by Nikita BOGDANOV, RAS Corresponding Member, RAS Institute of the Lithosphere of Border and Inland Seas, director
The continental shelf occupies a third of the Russian Federation's area and almost all of its sea economic zone. Over half of the whole volume of sedimentary rock of Eurasia's north is buried here. The mineral wealth hidden in these deposits is immense; this is true above all of hydrocarbons.
The sea shelf, or a shallow-water offshore zone, has the earth's crust structure similar to that of the continental land. The shelf zone is relatively narrow and does not exceed 200 km across in the Atlantic, Indian and Pacific Oceans. However, it is as much as 2,500 km wide in areas where North America approaches Eurasia, namely in most of the Bering Sea and in all of the Chuckchee Sea. The shelf width shrinks abruptly westward.
The study of sea shallow waters and the use of their resources began long before the systematic exploration of deep-water regions. The world's first project of oil extraction on the shelf was in the Caspian (the Neftyanye Kamni, or "Oil Rocks", deposit off the Apsheron Peninsula) and then in the Mississippi's estuary, with oil mined on the bottom of the Gulf of Mexico; and next came similar ventures off the shores of Malaysia and Indonesia. As, late in the 1960s, came the turn of the North Sea (its central part), where the extraction of oil and natural gas was launched, the depth of exploratory and commercial drilling was as much as 200 - 300 m.
Today close to 30 percent of hydrocarbons is being mined in marine regions. Among the first water areas like that were the Cook Bay in the Bering Sea and the Okhinsky district in Sakhalin's north (Okhotsk Sea) * . Later on, North America's largest deposit was discovered off Alaska's coast (at Prudo Bay); also, significant deposits of oil and gas-condensate were found off Novaya Zemlya (Stockmann deposit), near the Pai-Hoi Peninsula and on the Kolguyev Island (Barents Sea) as well as in the south of the Pechora and Kara Seas.
The ratings of other regions are very high-all the more so as actually any water areas can be explored today. For example, off the Brazilian coast, on South America's continental slope, oil is extracted from strata under 2 km-deep waters.
The turning point in sea-floor mining occurred in 1968, when the first research drilling vessel, Glomar Challenger, was launched. At first the sea-
* See: S. Golubchikov, "Arctic Shelf-Russia's Major Reserve", Science in Russia, No. 1, 2000. -Ed
drilling program was exclusively American; but then, in 1973, the Soviet Union joined up as its first foreign participant. Subsequently seven other countries joined in, with about fifty taking part now. Yet Russia is out: in 1992, for lack of funds, our explorers could no longer afford to take part, though we own the world's largest shelf expanses.
By now over 1,700 wells have been sunk in keeping with this international program- both in deep-water and in shallow-water areas, mostly at temperate and equatorial latitudes. Separate research parties have been in the northern Atlantic, and off the shores of Greenland and Antarctica. Only four wells have been drilled in our water areas-near Kamchatka and the Commodore (Commanders') Islands.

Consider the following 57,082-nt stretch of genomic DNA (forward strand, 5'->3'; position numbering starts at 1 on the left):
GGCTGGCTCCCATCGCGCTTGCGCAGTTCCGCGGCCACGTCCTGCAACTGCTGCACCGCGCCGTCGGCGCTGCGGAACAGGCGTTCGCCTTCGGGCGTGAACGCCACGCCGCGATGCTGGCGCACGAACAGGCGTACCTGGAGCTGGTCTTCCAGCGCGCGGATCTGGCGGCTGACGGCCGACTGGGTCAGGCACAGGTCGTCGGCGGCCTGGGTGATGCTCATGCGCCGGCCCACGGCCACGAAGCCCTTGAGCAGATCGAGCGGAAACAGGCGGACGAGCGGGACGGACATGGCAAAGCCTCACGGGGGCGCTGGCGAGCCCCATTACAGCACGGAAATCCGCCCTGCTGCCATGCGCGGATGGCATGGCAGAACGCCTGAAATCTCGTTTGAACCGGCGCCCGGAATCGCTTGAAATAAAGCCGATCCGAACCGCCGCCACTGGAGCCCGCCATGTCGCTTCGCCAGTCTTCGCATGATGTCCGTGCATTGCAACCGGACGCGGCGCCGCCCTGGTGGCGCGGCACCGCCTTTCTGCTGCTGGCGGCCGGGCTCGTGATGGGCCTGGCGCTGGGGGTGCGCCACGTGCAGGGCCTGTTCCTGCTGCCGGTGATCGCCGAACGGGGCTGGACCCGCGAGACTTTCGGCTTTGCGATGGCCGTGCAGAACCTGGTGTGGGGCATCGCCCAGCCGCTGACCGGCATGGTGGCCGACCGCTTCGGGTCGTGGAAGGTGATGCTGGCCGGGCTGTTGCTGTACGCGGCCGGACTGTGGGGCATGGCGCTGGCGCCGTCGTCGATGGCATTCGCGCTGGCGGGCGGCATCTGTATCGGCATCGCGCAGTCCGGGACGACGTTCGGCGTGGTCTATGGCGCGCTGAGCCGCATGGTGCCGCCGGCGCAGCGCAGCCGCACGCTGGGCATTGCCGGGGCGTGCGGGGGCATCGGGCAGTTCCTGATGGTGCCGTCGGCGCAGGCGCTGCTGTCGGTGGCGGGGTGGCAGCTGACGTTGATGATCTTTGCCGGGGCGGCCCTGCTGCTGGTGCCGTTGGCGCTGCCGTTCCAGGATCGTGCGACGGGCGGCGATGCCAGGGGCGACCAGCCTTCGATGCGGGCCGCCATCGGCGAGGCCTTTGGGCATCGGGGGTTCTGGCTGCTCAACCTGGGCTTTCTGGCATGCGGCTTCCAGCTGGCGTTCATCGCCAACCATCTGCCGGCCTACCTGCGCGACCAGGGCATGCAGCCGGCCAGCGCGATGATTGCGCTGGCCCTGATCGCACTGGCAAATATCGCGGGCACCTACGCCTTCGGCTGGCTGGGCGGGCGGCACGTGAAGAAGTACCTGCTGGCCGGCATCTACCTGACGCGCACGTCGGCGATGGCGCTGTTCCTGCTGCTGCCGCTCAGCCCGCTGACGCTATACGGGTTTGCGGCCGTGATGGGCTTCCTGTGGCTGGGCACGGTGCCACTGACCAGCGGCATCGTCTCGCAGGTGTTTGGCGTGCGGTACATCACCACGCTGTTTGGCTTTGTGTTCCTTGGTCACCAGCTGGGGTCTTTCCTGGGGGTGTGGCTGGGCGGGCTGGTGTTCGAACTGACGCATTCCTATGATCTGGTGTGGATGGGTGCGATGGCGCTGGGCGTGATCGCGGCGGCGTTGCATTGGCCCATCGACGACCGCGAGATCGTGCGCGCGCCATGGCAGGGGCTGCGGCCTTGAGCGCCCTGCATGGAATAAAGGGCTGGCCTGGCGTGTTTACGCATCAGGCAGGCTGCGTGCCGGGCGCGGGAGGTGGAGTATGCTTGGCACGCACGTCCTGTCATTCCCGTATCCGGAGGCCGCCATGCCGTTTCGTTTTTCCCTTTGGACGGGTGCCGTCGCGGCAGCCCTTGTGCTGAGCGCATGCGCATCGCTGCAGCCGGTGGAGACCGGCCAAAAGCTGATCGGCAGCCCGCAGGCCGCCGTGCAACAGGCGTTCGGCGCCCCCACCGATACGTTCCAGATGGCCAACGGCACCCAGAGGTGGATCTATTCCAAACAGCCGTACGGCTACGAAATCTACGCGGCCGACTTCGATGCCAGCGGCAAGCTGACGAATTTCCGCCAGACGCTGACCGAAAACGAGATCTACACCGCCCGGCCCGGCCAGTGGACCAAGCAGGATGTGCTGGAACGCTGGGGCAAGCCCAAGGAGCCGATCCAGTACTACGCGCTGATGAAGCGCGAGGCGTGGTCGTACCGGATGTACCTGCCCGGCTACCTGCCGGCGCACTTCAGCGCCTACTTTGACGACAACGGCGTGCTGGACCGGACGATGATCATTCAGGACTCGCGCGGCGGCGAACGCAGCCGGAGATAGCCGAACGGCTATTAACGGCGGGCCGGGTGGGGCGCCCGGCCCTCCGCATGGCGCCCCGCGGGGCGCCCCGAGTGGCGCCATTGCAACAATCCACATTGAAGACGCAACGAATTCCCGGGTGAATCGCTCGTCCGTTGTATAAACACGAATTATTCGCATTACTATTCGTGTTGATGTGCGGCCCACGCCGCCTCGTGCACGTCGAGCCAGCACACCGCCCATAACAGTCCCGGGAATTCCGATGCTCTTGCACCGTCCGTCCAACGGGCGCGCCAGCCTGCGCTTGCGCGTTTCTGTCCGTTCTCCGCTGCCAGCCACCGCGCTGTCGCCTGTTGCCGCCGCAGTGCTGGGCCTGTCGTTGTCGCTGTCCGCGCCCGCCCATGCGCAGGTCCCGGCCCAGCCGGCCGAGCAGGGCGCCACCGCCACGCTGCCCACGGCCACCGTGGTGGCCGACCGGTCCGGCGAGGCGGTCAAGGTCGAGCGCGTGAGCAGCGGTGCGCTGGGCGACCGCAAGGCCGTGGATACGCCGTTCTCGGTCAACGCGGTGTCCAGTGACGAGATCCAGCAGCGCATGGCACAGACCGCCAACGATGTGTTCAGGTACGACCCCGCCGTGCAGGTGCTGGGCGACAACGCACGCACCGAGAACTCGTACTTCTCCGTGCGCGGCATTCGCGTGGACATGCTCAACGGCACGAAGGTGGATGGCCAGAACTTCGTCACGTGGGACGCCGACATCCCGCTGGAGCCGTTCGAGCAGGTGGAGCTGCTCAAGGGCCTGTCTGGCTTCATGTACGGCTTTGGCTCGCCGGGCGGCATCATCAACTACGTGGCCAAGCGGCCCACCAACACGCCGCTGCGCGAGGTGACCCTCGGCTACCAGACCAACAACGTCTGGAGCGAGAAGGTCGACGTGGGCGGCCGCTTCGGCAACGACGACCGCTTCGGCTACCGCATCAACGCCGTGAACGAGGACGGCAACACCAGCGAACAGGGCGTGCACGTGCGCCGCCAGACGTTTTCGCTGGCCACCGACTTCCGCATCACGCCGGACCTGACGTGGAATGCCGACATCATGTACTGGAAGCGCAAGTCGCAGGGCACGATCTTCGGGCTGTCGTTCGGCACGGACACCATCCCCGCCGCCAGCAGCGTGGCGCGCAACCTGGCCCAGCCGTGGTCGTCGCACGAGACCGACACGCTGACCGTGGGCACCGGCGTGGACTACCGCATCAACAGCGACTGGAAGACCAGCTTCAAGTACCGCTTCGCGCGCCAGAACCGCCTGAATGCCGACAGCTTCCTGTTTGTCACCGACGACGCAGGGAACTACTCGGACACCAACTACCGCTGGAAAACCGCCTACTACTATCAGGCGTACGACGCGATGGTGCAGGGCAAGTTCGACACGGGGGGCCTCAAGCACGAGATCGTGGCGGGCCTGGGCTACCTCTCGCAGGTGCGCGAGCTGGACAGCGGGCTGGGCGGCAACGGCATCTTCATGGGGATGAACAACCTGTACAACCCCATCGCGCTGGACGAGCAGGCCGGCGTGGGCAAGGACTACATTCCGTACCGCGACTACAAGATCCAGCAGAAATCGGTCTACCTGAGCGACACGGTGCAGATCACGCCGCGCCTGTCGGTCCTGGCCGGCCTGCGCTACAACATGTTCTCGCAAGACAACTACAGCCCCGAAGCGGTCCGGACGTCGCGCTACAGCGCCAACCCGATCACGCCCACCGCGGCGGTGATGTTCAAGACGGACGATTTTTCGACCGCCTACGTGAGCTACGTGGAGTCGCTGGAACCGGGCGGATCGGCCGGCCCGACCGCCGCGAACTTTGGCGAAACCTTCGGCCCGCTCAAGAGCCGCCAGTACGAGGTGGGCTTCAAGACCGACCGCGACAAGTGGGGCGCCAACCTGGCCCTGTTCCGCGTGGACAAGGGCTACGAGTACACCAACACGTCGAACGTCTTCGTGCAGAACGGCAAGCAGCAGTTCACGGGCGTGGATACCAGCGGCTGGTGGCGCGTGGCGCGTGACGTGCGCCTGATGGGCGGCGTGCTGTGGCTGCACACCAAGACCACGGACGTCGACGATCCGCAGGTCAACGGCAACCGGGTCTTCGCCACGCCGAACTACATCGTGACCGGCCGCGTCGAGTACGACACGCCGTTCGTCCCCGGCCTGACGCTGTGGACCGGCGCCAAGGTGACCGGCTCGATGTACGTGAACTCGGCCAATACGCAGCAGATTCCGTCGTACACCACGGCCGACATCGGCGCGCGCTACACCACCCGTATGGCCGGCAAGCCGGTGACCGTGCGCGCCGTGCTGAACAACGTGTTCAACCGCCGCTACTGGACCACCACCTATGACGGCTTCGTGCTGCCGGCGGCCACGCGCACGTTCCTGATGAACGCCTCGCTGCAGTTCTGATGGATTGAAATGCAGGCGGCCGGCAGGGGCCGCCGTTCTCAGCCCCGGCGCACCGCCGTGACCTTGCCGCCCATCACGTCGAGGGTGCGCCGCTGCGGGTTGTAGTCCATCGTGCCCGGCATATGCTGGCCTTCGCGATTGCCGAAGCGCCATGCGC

Throughout the 20th century Russian scientists were carrying out intensive explorations in Eurasia's polar part and on islands of the Arctic Ocean and then, with the start of marine geophysical and geological studies, also within the water areas of this country's economic zone. The data thus amassed proved to be priceless, even though kept in the custody of various departments.
The Europrobe Project adopted more than a decade ago provided for the mapping of Russia's arctic shelf, specifically, with respect to geological-geophysical profiles all across the latitudinal trend of the European craton (consolidated massif) as far as the Urals and beyond. Western experts made a thorough study of materials on their respective regions. However, what concerned our territories, first and foremost, the Timan-Pechora and some other areas, our Western colleagues made it appear as if those were blank spots not explored at all. But this quarreled with the actual truth, and we had to prove it in deed. So experts from many research centers pooled efforts - from Tyumen, Ukhta, Murmansk, St. Petersburg and other cities- under the aegis of the RAS Institute of the Lithosphere of Border and Inland Seas. This research project got support from the RF Ministry of Industry, Science and Technologies, the RF Ministry of Power Engineering, the Russian Foundation for Basic Research, and the Presidium of the Russian Academy of Sciences within the framework of the World Ocean Program. All the available data were thus brought together and evaluated; besides, tectonic maps of our water areas and adjacent lands were drawn up, which is of the utmost importance in more ways than one-like reaffirming the priority of Russian science, better knowledge of the structure of Russia's shelves and their assessment as the potential sources of mineral wealth, hydrocarbons in the first place. *